Headford United Church
Table of Contents

Title Page
Carrville United Church
Headford United Church
Holy Trinity Anglican Church
Richmond Hill Presbyterian Church
Richmond Hill United Church
St. John the Baptist Anglican Church
St. Luke's Roman Catholic Church
St. Mary's Anglican Church
Temperanceville United Church

The origin of the United Church at Headford goes back to 1850, when Leek's Chapel, a frame Methodist Episcopal Church, was constructed on a 1/2 acre parcel of the Ritter farm, Lot 18, Concession 2, Markham Township. At the time, the congregation was part of the Markham circuit, formed in 1847, consisting of Leek's, Sparta and Forsyth's. In the 1850's, a burying ground was established in association with the church.

By 1882, the congregation had outgrown the original building, and the present brick church was built on the same site to replace it. When the Wesleyan, Primitive and Episcopalian Methodists united in 1884, Headford became a part of the Richmond Hill circuit. With the union of the Methodists, Presbyterians and Congregationalists in 1925, Headford became a member of the United Church of Canada.

The simple design of the church follows the Classical architectural tradition of symmetry, with a rectangular plan, a tower incorporating the main entrance centred on the east gable end, and a balanced arrangement of window openings. To the basic Classical form, the designer added elements of the Early Gothic Revival, including lancet windows with wooden sash, a rose window, buttresses, and a steep gable roof. The use of patterned brick, including white brick accents on a background of red brick, is characteristic of mid to late 19th century ecclesiastical architecture, echoing the richly decorated wall surfaces promoted by English philospher and architectural theorist John Ruskin.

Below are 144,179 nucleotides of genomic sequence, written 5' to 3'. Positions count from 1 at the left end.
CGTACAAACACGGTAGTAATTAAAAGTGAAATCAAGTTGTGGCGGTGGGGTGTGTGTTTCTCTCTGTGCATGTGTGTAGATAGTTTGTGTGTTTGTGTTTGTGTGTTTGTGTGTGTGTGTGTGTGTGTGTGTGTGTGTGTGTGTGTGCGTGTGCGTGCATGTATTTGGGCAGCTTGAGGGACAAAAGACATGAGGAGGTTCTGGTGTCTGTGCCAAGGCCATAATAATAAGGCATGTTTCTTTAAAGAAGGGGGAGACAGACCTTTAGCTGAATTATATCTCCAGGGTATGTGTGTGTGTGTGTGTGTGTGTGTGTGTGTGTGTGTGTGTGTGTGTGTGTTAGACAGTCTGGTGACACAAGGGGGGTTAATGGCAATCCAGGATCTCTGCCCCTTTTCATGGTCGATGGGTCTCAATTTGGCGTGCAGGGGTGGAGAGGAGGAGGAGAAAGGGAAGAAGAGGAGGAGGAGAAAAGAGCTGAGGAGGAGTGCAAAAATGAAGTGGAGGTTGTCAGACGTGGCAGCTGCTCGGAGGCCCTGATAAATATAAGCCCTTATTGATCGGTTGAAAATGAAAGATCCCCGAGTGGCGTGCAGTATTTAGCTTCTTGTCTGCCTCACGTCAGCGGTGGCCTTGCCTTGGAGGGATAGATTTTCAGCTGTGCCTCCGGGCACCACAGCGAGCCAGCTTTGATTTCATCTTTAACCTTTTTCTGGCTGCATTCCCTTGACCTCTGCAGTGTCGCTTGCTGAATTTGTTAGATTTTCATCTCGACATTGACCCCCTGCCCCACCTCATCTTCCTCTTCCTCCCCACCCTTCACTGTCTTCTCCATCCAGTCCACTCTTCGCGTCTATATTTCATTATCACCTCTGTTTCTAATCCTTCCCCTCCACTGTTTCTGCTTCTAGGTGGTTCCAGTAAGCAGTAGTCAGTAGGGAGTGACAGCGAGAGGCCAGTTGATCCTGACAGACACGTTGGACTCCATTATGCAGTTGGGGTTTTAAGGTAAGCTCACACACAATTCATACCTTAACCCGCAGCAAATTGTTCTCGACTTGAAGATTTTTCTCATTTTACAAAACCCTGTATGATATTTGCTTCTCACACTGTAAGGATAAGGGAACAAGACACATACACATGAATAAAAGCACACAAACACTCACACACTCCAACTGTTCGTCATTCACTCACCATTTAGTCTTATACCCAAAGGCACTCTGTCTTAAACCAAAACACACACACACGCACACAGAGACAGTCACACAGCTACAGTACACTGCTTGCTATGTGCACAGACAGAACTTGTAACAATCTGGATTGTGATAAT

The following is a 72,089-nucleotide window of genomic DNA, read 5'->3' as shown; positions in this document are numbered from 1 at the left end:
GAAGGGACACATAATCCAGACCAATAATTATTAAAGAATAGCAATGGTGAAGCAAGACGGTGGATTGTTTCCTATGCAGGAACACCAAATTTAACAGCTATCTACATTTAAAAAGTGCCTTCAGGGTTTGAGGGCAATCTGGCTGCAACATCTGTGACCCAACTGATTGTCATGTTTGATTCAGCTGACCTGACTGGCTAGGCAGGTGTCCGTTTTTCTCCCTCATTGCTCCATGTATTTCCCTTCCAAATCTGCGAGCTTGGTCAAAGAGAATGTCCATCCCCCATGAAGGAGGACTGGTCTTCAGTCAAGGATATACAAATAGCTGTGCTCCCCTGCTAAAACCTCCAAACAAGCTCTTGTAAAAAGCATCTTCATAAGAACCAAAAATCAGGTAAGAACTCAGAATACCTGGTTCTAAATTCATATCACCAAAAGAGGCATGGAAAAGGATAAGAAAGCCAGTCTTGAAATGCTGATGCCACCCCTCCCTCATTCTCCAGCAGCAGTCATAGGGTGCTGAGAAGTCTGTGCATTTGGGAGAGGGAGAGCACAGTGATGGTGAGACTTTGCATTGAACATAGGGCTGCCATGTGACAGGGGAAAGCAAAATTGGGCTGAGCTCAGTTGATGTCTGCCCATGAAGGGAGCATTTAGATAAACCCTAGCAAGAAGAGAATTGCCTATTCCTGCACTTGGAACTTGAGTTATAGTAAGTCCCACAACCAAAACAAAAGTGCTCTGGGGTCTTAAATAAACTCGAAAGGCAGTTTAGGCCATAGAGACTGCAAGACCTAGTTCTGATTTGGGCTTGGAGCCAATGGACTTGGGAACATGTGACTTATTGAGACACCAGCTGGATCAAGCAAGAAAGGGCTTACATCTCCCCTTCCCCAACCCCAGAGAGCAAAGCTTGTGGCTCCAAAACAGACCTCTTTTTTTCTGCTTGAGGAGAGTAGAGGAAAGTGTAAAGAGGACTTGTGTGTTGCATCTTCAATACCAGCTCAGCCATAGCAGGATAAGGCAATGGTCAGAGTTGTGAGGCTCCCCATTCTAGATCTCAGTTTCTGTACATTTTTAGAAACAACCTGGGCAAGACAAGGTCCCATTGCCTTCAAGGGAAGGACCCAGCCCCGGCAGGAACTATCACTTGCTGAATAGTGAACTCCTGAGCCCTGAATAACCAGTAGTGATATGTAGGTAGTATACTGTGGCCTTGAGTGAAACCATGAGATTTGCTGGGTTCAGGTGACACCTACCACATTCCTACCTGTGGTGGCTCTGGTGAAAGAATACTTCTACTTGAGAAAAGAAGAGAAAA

The ornate wrought iron hinges on the double-leaf front doors, are also significant features, as are the marble plaque upon which the original denomination of the church and its date of construction are inscribed, the louvered openings in the towwer, the bracketed eaves of the tower's roof, and the balustrade that surmounts the tower. Also significant are the segmentally-headed basement windows and the small wing housing the exterior entrance to the basement.

Significant features of the cemetery include marble and granite headstones marking the resting places of many of the families who settled in the Headford community, including the graves of founding members of the congregation. The earliest burials date back to the 1850's.

Description of Headford United Church is courtesy of the Richmond Hill Local Architectural Conservation Advisory Committee (LACAC).

To browse through the cemetery, click here.


Previous    Next